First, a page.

Lost Fuchsia: Emily Doel
Lost Fuchsias / 17/05/2018

This week’s lost fuchsia is ‘Emily Doel‘, which was introduced in 1882 and we are hoping that our fuchsia detectives will help us to find more information about this historic cultivar.  Does anyone know who Emily Doel was?   Description: Current Status: Believed lost to cultivation Year of Introduction: 1882 Flower Type: Single Tube Colour: White Sepals Colour: White Corolla Colour: Rose Foliage Colour: Unknown (suspected Green)   Additional Clues on where this cultivar has previously been listed to help our detectives: Gardeners Chronicle. Edition 6/9/1884 Exhibited at Trowbridge on 20/8/1884 by G Tucker. Laings Catalogue. Circa 1890 H Cannell Catalogue. Page78, 1882 This cultivar sometimes appears as ‘Emily Doels’, we suspect that this is the same cultivar and a typographical error,  but we need evidence to prove this.  Are you able to help solve this? We are hoping that our fuchsia detectives will find some information about this historic cultivar, through historical resources, such as the ‘Gardeners’ Chronicle‘ and nursery catalogues, if any of our detectives are living in Europe they could consult their own country’s historical journals, as we know James Lye’s fuchsias have appeared in German publications such as ‘Garten Zeitung‘. Any information you can share with…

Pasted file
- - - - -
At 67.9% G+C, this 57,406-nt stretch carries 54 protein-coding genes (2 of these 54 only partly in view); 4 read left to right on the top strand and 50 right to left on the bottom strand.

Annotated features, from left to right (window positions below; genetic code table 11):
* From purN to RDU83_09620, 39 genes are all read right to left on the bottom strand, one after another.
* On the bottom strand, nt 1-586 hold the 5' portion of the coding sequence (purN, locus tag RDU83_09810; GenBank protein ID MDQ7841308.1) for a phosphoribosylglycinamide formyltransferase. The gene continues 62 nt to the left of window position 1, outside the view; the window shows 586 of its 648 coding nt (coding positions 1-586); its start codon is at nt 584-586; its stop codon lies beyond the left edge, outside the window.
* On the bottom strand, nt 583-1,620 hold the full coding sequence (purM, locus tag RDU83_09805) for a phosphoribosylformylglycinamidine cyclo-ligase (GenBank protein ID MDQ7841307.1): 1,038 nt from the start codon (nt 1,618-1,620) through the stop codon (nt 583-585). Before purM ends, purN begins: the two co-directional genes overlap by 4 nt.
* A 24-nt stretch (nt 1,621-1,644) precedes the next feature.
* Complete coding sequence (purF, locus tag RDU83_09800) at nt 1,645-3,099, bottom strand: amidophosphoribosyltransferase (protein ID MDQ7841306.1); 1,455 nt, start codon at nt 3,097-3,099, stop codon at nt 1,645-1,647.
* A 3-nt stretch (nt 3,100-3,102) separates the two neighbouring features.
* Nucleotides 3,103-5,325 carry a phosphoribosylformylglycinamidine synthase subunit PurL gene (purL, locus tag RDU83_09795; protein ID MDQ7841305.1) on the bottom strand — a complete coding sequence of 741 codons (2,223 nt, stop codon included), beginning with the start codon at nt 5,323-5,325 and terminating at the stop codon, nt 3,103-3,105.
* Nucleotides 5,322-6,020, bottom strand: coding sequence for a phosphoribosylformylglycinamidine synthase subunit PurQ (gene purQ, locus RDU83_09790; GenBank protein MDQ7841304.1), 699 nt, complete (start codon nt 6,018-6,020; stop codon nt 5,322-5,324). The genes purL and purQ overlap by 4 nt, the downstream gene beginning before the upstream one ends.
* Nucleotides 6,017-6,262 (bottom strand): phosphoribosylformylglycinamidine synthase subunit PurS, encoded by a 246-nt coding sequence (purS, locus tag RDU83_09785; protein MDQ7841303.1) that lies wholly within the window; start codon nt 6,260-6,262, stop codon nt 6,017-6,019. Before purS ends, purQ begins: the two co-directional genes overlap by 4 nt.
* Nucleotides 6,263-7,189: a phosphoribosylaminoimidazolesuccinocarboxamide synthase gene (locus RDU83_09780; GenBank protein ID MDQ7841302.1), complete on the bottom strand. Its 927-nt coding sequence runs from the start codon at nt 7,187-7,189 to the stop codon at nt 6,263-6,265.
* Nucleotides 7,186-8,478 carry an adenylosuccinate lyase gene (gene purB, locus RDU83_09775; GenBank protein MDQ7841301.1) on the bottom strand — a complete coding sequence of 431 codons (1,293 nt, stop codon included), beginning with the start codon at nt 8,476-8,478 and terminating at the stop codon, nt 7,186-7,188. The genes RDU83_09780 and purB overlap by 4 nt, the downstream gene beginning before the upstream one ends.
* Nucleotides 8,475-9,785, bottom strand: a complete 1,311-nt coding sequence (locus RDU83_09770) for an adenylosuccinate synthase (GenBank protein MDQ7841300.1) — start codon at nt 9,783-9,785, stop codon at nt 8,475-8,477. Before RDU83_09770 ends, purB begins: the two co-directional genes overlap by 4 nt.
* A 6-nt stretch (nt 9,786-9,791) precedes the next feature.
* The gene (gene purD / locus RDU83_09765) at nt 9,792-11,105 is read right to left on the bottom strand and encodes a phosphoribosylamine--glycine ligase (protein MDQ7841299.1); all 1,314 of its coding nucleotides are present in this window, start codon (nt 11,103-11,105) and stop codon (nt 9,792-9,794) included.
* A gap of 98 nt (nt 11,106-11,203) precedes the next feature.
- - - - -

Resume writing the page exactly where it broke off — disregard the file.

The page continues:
Lost Fuchsia: Royal Standard
Lost Fuchsias / 02/05/2018

This week’s lost fuchsia is ‘Royal Standard‘, which was introduced in 1877 and we are hoping that our fuchsia detectives will help us to find more information about this historic cultivar. Description: Current Status: Believed lost to cultivation Year of Introduction: 1877 Flower Type: Single Tube Colour: Bright Red Sepals Colour: Bright Red Corolla Colour: Plum Purple Foliage Colour: Green   Additional Clues on where this cultivar has previously been listed to help our detectives: B. S. Williams Catalogue, 1878 H. Cannell Catalogue, 1882 ‘Fine strong growing plant, one of the best for large plants’ Laings Catalogue, 1890 Gardeners Chronicle, 1877 The Floral Magazine, 1877 Gardeners Oracle ‘Selection’, 1880-1881 We are hoping that our fuchsia detectives will find some information about this historic cultivar, through historical resources, such as the ‘Gardeners’ Chronicle‘ and nursery catalogues, if any of our detectives are living in Europe they could consult their own country’s historical journals, as we know James Lye’s fuchsias have appeared in German publications such as ‘Garten Zeitung‘. Any information you can share with us (however small) will help us and other fuchsia detectives in the search.

Lost Fuchsia: Miss Welch